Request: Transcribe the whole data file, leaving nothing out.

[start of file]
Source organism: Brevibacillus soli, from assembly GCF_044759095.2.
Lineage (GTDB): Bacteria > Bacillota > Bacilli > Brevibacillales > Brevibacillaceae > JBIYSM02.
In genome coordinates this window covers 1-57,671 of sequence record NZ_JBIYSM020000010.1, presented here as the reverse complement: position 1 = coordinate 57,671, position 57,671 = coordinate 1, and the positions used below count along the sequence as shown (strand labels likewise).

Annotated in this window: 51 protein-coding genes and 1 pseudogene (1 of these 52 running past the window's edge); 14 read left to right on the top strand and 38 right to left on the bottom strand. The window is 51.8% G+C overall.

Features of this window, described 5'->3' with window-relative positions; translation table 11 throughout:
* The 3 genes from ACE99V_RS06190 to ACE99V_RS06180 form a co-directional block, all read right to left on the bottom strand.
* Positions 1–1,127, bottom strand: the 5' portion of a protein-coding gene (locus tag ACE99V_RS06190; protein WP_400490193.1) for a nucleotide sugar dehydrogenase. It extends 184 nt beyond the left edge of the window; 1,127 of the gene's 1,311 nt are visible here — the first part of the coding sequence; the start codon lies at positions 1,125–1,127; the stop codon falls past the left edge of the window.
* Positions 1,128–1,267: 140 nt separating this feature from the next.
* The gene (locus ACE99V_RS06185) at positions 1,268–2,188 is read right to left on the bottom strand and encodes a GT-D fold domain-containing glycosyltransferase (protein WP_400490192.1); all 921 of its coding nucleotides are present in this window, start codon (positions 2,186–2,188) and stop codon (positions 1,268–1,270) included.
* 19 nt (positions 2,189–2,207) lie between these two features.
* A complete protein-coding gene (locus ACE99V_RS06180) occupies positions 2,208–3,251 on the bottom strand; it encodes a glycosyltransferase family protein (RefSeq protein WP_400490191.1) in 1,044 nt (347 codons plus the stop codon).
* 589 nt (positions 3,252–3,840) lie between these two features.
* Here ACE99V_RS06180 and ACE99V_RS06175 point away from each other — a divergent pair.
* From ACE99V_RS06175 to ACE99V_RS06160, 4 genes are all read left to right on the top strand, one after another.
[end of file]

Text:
Source organism: Brevibacillus soli, from assembly GCF_044759095.2.
Lineage (GTDB): Bacteria > Bacillota > Bacilli > Brevibacillales > Brevibacillaceae > JBIYSM02.
In genome coordinates this window covers 1-57,671 of sequence record NZ_JBIYSM020000010.1, presented here as the reverse complement: position 1 = coordinate 57,671, position 57,671 = coordinate 1, and the positions used below count along the sequence as shown (strand labels likewise).

Annotated in this window: 51 protein-coding genes and 1 pseudogene (1 of these 52 running past the window's edge); 14 read left to right on the top strand and 38 right to left on the bottom strand. The window is 51.8% G+C overall.

Features of this window, described 5'->3' with window-relative positions; translation table 11 throughout:
* The 3 genes from ACE99V_RS06190 to ACE99V_RS06180 form a co-directional block, all read right to left on the bottom strand.
* Positions 1–1,127, bottom strand: the 5' portion of a protein-coding gene (locus tag ACE99V_RS06190; protein WP_400490193.1) for a nucleotide sugar dehydrogenase. It extends 184 nt beyond the left edge of the window; 1,127 of the gene's 1,311 nt are visible here — the first part of the coding sequence; the start codon lies at positions 1,125–1,127; the stop codon falls past the left edge of the window.
* Positions 1,128–1,267: 140 nt separating this feature from the next.
* The gene (locus ACE99V_RS06185) at positions 1,268–2,188 is read right to left on the bottom strand and encodes a GT-D fold domain-containing glycosyltransferase (protein WP_400490192.1); all 921 of its coding nucleotides are present in this window, start codon (positions 2,186–2,188) and stop codon (positions 1,268–1,270) included.
* 19 nt (positions 2,189–2,207) lie between these two features.
* A complete protein-coding gene (locus ACE99V_RS06180) occupies positions 2,208–3,251 on the bottom strand; it encodes a glycosyltransferase family protein (RefSeq protein WP_400490191.1) in 1,044 nt (347 codons plus the stop codon).
* 589 nt (positions 3,252–3,840) lie between these two features.
* Here ACE99V_RS06180 and ACE99V_RS06175 point away from each other — a divergent pair.
* From ACE99V_RS06175 to ACE99V_RS06160, 4 genes are all read left to right on the top strand, one after another.